There has been a recent increase in the use of totally laparoscopic total gastrectomy (TLTG) for gastric cancer. However, there is no scientific evidence to determine which esophagojejunostomy (EJS) technique is the best. In addition, both short- and long-term oncological results of TLTG are inconsistent. We reviewed 25 articles about TLTG for gastric cancer in which at least 10 cases were included. We analyzed the short-term results, relationships between EJS techniques and complications, long-term oncological results, and comparative study results of TLTG. TLTG was performed in a total of 1170 patients. The mortality rate was 0.7%, and the short-term results were satisfactory. Regarding EJS techniques and complications, circular staplers (CSs) methods were significantly associated with leakage (4.7% vs. 1.1%, p < 0.001) and stenosis (8.3% vs. 1.8%, p < 0.001) of the EJS as compared with the linear stapler method. The long-term oncological prognosis was acceptable in patients with early gastric cancers and without metastases to lymph nodes. Although TLTG tended to increase surgical time compared with open total gastrectomy and laparoscopy-assisted total gastrectomy, it reduced intraoperative blood loss and was expected to shorten postoperative hospital stay. TLTG is found to be safer and more feasible than open total gastrectomy and laparoscopy-assisted total gastrectomy. At present, there is no evidence to encourage performing TLTG for patients with advanced gastric cancer from the viewpoint of long-term oncological prognosis. Although the current major EJS techniques are CS and linear stapler methods, in this review, CS methods are significantly associated with leakage and stenosis of the EJS.
circular stapler;esophagojejunostomy;gastric cancer;linear stapler;totally laparoscopic total gastrectomy
Laparoscopy-assisted distal gastrectomy (LADG) for gastric cancer was first performed by Kitano et al1 in 1994 and showed satisfying short-term results.2 The long-term results of LADG for early gastric cancer were also favorable,3 and LADG was reported to be surgically less invasive and lead to an earlier recovery than open surgery.4 ; 5
The number of reports on laparoscopy-assisted total gastrectomy (LATG) for gastric cancer has increased with the advancement of techniques for lymphadenectomy and reconstructive procedures for the upper stomach.6; 7; 8; 9 ; 10 However, esophagojejunostomy (EJS) via minilaparotomy in LATG is relatively difficult because of the limited angle of the direct view, depending on the patients somatotype and obesity index, and totally laparoscopic total gastrectomy (TLTG) has become more commonly used for intracorporeal anastomosis performed under pneumoperitoneum. As surgical techniques progressed from LATG to TLTG, new EJS techniques have been devised for TLTG.11; 12; 13; 14 ; 15 TLTG has been widely performed in Japan and Korea and has shown favorable short-term performance results.16; 17; 18 ; 19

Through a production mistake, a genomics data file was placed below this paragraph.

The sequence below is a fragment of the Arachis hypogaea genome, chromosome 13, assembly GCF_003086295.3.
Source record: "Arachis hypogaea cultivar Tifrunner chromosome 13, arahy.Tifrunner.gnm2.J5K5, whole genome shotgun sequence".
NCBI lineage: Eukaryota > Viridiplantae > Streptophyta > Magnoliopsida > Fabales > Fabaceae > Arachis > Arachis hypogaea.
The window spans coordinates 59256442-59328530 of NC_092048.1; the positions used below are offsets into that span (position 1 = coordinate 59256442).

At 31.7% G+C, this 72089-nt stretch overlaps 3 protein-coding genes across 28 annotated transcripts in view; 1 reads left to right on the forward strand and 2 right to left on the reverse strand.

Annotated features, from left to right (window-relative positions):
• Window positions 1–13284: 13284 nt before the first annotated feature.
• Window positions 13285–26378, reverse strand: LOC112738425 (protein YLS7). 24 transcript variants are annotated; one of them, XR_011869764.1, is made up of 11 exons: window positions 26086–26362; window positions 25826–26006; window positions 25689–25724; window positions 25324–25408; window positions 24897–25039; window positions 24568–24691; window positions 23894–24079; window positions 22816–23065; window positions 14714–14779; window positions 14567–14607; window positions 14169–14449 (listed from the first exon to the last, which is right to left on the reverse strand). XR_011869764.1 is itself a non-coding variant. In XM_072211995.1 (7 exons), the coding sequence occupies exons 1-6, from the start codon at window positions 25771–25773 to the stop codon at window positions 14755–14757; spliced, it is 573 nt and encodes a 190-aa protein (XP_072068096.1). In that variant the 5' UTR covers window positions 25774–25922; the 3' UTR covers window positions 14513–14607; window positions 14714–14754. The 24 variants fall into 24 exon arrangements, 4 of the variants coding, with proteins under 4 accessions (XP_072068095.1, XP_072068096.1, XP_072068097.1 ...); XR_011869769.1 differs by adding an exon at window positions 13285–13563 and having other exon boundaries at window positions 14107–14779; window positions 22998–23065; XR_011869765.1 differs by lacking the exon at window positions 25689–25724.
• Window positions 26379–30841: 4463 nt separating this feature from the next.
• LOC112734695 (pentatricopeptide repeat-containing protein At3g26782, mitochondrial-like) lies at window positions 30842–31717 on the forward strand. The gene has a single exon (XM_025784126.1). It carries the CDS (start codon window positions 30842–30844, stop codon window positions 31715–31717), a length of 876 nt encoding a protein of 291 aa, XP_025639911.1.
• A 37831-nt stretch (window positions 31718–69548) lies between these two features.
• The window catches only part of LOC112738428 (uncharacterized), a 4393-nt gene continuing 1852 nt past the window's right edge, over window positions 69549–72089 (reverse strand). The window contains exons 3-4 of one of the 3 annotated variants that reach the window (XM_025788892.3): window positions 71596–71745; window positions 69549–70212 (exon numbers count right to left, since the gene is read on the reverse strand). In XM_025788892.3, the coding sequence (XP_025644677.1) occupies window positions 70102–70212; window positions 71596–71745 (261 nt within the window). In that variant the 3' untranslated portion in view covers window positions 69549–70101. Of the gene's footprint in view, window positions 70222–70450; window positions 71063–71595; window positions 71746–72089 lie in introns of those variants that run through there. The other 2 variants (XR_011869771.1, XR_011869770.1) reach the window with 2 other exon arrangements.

EJS in TLTG is a very important surgical procedure because it is associated with the risk of anastomotic leakage, bleeding, and stenosis.20 ; 21 No scientific conclusion can be drawn at present regarding which procedure reduces the postoperative complications of EJS in TLTG because no clear evidence is available based on well-designed randomized controlled trials (RCTs). We retrospectively reviewed reports on various techniques for EJS in TLTG, compared various EJS techniques and complications, and investigated short- and long-term oncological results and comparative study results of TLTG.
This review included TLTG or totally laparoscopic degastrectomy for gastric or remnant gastric cancer, using Roux-en Y reconstruction. As with surgical procedures via minilaparotomy, the removal of resected specimens and performing jejunojejunostomy were permitted. EJS had to be performed intracorporeally under pneumoperitoneum to satisfy the determination of TLTG. Regarding EJS techniques, this review targeted the so-called single stapling technique (SST), double stapling technique (DST), and hemidouble stapling technique (HDST) using circular staplers (CSs), as well as the functional end-to-end anastomosis (FETEA) and overlap methods using linear staplers (LSs), and the hand-sewn (HS) method, and classified procedures into these six types. Reports that did not meet the above criteria or those using several or unknown EJS techniques were excluded from the analyses of EJS techniques.
We analyzed short-term results, relationships between EJS techniques and complications, as well as long-term oncological results and comparative study results of TLTG.
This review included only English articles identified by the term “totally laparoscopic” or a combination of “laparoscopic” and “total gastrectomy” in the PubMed online database. On July 15, 2013, a final search of PubMed was performed, and we selected and reviewed original articles describing the clinical results of TLTG performed in at least 10 cases. Reports using animal data or those including robotic surgeries were excluded.